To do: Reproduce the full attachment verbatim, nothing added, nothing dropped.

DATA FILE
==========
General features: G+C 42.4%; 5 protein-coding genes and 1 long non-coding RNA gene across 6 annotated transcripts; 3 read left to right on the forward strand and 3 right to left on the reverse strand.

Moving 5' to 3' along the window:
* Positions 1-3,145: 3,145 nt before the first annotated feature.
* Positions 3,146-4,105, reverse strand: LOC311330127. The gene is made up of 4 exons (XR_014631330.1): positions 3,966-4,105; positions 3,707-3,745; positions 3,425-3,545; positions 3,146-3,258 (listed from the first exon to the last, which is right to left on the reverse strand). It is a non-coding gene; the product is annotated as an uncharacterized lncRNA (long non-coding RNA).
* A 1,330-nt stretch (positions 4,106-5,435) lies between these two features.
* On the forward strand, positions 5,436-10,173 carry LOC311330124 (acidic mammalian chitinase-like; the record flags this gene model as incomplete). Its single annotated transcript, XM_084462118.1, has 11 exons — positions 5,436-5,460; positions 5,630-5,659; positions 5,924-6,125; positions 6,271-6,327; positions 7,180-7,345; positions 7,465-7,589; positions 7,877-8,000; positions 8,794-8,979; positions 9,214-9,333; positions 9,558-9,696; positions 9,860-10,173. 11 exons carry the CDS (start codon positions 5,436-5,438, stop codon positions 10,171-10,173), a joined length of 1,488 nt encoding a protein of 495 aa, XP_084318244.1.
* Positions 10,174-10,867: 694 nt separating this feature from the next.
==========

General features: G+C 42.4%; 5 protein-coding genes and 1 long non-coding RNA gene across 6 annotated transcripts; 3 read left to right on the forward strand and 3 right to left on the reverse strand.

Moving 5' to 3' along the window:
* Positions 1-3,145: 3,145 nt before the first annotated feature.
* Positions 3,146-4,105, reverse strand: LOC311330127. The gene is made up of 4 exons (XR_014631330.1): positions 3,966-4,105; positions 3,707-3,745; positions 3,425-3,545; positions 3,146-3,258 (listed from the first exon to the last, which is right to left on the reverse strand). It is a non-coding gene; the product is annotated as an uncharacterized lncRNA (long non-coding RNA).
* A 1,330-nt stretch (positions 4,106-5,435) lies between these two features.
* On the forward strand, positions 5,436-10,173 carry LOC311330124 (acidic mammalian chitinase-like; the record flags this gene model as incomplete). Its single annotated transcript, XM_084462118.1, has 11 exons — positions 5,436-5,460; positions 5,630-5,659; positions 5,924-6,125; positions 6,271-6,327; positions 7,180-7,345; positions 7,465-7,589; positions 7,877-8,000; positions 8,794-8,979; positions 9,214-9,333; positions 9,558-9,696; positions 9,860-10,173. 11 exons carry the CDS (start codon positions 5,436-5,438, stop codon positions 10,171-10,173), a joined length of 1,488 nt encoding a protein of 495 aa, XP_084318244.1.
* Positions 10,174-10,867: 694 nt separating this feature from the next.